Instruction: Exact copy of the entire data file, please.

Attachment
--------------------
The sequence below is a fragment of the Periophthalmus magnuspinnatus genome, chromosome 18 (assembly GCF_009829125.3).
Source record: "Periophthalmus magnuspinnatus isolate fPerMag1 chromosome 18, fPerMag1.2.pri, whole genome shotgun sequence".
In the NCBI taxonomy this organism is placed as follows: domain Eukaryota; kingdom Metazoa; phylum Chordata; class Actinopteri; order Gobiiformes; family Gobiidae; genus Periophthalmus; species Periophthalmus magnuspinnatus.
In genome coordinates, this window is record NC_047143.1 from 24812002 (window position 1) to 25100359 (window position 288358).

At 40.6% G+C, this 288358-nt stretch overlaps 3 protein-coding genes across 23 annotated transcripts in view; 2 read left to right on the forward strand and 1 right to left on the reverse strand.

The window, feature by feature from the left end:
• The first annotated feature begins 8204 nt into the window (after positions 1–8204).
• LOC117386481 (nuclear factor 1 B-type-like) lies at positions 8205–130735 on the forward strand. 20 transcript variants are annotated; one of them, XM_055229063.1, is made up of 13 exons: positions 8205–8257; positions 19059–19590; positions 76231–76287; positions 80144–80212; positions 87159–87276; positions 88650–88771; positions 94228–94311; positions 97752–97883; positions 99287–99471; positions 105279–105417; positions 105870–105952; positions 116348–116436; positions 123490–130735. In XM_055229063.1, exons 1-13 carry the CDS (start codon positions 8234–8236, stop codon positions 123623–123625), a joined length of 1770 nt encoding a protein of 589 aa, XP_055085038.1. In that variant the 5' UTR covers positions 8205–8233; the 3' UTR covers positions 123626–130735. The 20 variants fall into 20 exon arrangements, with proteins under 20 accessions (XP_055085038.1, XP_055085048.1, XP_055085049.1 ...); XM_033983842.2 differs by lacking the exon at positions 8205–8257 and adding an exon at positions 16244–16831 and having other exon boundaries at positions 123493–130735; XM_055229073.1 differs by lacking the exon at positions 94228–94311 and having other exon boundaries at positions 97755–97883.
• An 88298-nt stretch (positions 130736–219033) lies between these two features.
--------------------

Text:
The sequence below is a fragment of the Periophthalmus magnuspinnatus genome, chromosome 18 (assembly GCF_009829125.3).
Source record: "Periophthalmus magnuspinnatus isolate fPerMag1 chromosome 18, fPerMag1.2.pri, whole genome shotgun sequence".
In the NCBI taxonomy this organism is placed as follows: domain Eukaryota; kingdom Metazoa; phylum Chordata; class Actinopteri; order Gobiiformes; family Gobiidae; genus Periophthalmus; species Periophthalmus magnuspinnatus.
In genome coordinates, this window is record NC_047143.1 from 24812002 (window position 1) to 25100359 (window position 288358).

At 40.6% G+C, this 288358-nt stretch overlaps 3 protein-coding genes across 23 annotated transcripts in view; 2 read left to right on the forward strand and 1 right to left on the reverse strand.

The window, feature by feature from the left end:
• The first annotated feature begins 8204 nt into the window (after positions 1–8204).
• LOC117386481 (nuclear factor 1 B-type-like) lies at positions 8205–130735 on the forward strand. 20 transcript variants are annotated; one of them, XM_055229063.1, is made up of 13 exons: positions 8205–8257; positions 19059–19590; positions 76231–76287; positions 80144–80212; positions 87159–87276; positions 88650–88771; positions 94228–94311; positions 97752–97883; positions 99287–99471; positions 105279–105417; positions 105870–105952; positions 116348–116436; positions 123490–130735. In XM_055229063.1, exons 1-13 carry the CDS (start codon positions 8234–8236, stop codon positions 123623–123625), a joined length of 1770 nt encoding a protein of 589 aa, XP_055085038.1. In that variant the 5' UTR covers positions 8205–8233; the 3' UTR covers positions 123626–130735. The 20 variants fall into 20 exon arrangements, with proteins under 20 accessions (XP_055085038.1, XP_055085048.1, XP_055085049.1 ...); XM_033983842.2 differs by lacking the exon at positions 8205–8257 and adding an exon at positions 16244–16831 and having other exon boundaries at positions 123493–130735; XM_055229073.1 differs by lacking the exon at positions 94228–94311 and having other exon boundaries at positions 97755–97883.
• An 88298-nt stretch (positions 130736–219033) lies between these two features.